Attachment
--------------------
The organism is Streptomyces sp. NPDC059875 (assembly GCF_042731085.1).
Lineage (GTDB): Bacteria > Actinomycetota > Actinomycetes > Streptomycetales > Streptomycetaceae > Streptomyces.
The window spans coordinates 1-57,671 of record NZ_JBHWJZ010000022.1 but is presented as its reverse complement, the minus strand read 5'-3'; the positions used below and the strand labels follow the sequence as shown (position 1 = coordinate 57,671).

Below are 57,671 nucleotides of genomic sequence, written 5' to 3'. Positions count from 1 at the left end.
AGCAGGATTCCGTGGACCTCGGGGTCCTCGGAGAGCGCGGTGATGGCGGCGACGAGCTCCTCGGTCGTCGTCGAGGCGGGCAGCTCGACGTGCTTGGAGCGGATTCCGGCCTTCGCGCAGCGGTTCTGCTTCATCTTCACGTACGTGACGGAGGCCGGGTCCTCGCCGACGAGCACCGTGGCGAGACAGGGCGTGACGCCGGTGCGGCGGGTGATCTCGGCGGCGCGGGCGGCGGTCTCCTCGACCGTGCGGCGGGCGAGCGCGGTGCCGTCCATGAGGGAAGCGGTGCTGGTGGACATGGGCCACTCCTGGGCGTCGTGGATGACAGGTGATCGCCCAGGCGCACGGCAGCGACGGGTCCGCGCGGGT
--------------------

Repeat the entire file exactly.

The organism is Streptomyces sp. NPDC059875 (assembly GCF_042731085.1).
Lineage (GTDB): Bacteria > Actinomycetota > Actinomycetes > Streptomycetales > Streptomycetaceae > Streptomyces.
The window spans coordinates 1-57,671 of record NZ_JBHWJZ010000022.1 but is presented as its reverse complement, the minus strand read 5'-3'; the positions used below and the strand labels follow the sequence as shown (position 1 = coordinate 57,671).

Below are 57,671 nucleotides of genomic sequence, written 5' to 3'. Positions count from 1 at the left end.
AGCAGGATTCCGTGGACCTCGGGGTCCTCGGAGAGCGCGGTGATGGCGGCGACGAGCTCCTCGGTCGTCGTCGAGGCGGGCAGCTCGACGTGCTTGGAGCGGATTCCGGCCTTCGCGCAGCGGTTCTGCTTCATCTTCACGTACGTGACGGAGGCCGGGTCCTCGCCGACGAGCACCGTGGCGAGACAGGGCGTGACGCCGGTGCGGCGGGTGATCTCGGCGGCGCGGGCGGCGGTCTCCTCGACCGTGCGGCGGGCGAGCGCGGTGCCGTCCATGAGGGAAGCGGTGCTGGTGGACATGGGCCACTCCTGGGCGTCGTGGATGACAGGTGATCGCCCAGGCGCACGGCAGCGACGGGTCCGCGCGGGT